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Saturday, July 18, 2009

DX Engineering Hustler 5BTV Vertical Antenna


I have spent the last 3 weeks installing a ground radial system for my DX Engineering Hustler 5BTV 80M-10M (3.5MHz - 28MHz) vertical antenna. Opting for the marginal benefit of sixteen radials cut at the lowest frequency I plan to operate on. This means that each radial is thirty-three feet long! The picture to the left shows a view of the antenna and surrounding area. The two traffic cones are covering some horseshoe pit metal poles. They most likely affect the antenna but it's not the worst problem in the world!

Each radial is made of #14 wire I stripped out of three cable Romex house wire leftover from building our garage (yes we built it ourselves). I soldered ground lugs onto each end and attached them to the antenna base at the U-bolts since I do not have the radial plate.

Fanning each radial out about 22.5 degrees (just and estimate with the handy protractor), but I was not strict on the angles being exact or laying the radials exactly straight. Instead of digging trenches for each wire, simply taking a square shovel and making a long slit in the ground worked great and left minimal marks. I took a piece of scrap metal and shoved the cable down and followed with the shovel pressing the ground back into place.

It took me three weeks which consisted of about 20 hours in all of laying the wires. It could have gone much quicker but I had to get set up each time I went out to work on it because most of the time I would do this after work and only had a few hours of light. There is a compost pile right next to the antenna which I had to move for each radial, in the end the whole pile was turned over so I guess I "hit two birds with one stone". It hadn't been turn in a year or two so the tough and slow part was moving the wet flattened leaves.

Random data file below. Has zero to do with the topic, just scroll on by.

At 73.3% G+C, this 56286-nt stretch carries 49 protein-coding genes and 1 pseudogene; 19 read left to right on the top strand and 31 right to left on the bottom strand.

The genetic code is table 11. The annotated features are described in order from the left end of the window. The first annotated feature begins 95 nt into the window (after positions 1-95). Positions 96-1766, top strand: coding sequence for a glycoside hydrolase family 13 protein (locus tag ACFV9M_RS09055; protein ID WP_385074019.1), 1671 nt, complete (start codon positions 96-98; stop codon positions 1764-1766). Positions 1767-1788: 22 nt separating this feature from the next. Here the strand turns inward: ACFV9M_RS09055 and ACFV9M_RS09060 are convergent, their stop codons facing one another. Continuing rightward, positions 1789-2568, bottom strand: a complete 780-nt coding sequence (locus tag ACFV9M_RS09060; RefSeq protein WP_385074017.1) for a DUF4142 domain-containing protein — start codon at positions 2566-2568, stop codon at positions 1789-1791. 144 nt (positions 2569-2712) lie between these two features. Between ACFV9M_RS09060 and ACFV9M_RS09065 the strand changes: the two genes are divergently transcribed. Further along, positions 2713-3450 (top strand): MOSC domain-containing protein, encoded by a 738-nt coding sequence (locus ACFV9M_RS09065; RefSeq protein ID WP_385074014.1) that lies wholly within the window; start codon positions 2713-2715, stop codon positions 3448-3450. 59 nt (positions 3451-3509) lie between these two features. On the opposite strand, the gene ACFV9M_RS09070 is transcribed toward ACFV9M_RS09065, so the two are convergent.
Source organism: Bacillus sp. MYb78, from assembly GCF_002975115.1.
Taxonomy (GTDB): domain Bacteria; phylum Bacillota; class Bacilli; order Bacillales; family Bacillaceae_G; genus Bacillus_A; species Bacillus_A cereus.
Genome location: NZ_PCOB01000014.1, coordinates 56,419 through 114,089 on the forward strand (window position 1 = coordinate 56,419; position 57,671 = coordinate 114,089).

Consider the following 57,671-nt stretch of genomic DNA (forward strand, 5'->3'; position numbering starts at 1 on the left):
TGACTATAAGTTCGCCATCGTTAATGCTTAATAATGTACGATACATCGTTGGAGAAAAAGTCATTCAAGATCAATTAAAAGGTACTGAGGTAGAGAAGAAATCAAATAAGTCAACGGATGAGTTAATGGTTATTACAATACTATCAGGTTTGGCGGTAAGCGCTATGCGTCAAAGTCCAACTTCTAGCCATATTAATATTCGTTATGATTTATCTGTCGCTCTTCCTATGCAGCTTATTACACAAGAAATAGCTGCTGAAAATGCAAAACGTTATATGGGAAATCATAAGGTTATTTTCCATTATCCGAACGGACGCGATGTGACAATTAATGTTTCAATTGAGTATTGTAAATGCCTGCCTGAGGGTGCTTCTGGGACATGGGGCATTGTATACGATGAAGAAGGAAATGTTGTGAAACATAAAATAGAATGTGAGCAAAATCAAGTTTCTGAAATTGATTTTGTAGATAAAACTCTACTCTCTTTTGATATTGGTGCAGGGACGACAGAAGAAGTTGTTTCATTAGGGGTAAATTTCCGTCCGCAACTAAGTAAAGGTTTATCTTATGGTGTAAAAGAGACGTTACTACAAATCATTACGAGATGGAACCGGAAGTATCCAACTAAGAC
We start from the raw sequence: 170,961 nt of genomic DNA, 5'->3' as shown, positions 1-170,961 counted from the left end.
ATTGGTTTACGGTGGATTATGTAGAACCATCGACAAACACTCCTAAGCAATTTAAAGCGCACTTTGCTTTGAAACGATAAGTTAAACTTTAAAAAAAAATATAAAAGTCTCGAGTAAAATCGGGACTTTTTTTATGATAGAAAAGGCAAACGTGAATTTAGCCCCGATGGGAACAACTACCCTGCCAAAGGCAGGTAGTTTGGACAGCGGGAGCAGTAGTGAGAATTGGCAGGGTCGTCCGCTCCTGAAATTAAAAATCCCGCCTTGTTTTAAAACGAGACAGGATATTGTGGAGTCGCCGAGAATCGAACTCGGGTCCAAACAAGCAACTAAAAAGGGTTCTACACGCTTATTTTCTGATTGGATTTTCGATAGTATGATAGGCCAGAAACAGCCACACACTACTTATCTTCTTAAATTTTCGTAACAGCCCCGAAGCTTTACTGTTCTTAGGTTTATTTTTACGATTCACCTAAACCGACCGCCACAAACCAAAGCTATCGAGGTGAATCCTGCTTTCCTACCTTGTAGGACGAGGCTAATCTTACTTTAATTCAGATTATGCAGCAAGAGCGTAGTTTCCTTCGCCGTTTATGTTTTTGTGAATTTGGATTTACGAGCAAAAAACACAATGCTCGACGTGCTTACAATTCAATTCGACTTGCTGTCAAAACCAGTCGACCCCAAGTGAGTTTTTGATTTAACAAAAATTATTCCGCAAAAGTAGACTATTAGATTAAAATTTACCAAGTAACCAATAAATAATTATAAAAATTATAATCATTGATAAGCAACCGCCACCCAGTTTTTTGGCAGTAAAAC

Before I laid the radials for the Hustler 5BTV it performed like an aluminum rod stuck in the ground. It really didn't pick up signals well and was deaf by antenna standards. Any attempts to adjust the SWR were not easy, very touchy, and almost unable to be tuned below a 3:1 VSWR on the amateur bands. After putting these radials onto the antenna, I am able to adjust the elements as suggested by the manual with ease and so far have adjusted most bands to <1.9:1 VSWR. The picture to the right shows the base of the vertical a few days before I was finished installing the radials. The coax can also be seen which attaches under the antenna by simply splitting the sheath and center conductor appart. The Hustler 5BTV is mounted about 4 inches above the ground as suggested by the manual.

The Hustler 5BTV vertical antenna went from performing like a 21 foot aluminium rod stuck in the ground to a 80m-10m antenna! Using an MFJ 269 antenna analyser has been great and I hope to have SWR data and operating performance soon. The 4BTV is exactly the same except there is an extra trap and whip antenna attached to the top which makes the 5th band (80m).

5 comments:

  1. Hi Bryce Just read your article. Very informative. I am considering buying a Hustler vertical so it looks like I need radials. Thanks for info and good DX. 73 Clive M0BGA Newquay Cornwall UK

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  2. Thanks Clive! Yes, radials make a huge difference so I would definitly suggest adding them. 16 is a good number to start with, especially since its the marginal benefit kind of best number. Good luck!

    Bryce
    KB1LQC

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  3. I have a 5BTV that I am going to turn into a camping antenna for our RV. I used to live in Rochester, NY. The 5BTV is no full sized antenna, but works great for what it is. And it is small enough to carry with the RV.

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  4. hi bryce, I a, YB 8 FI from Indonesia, and I interest to 5BTV but didn't find at Jakarta or any place at Indonesia

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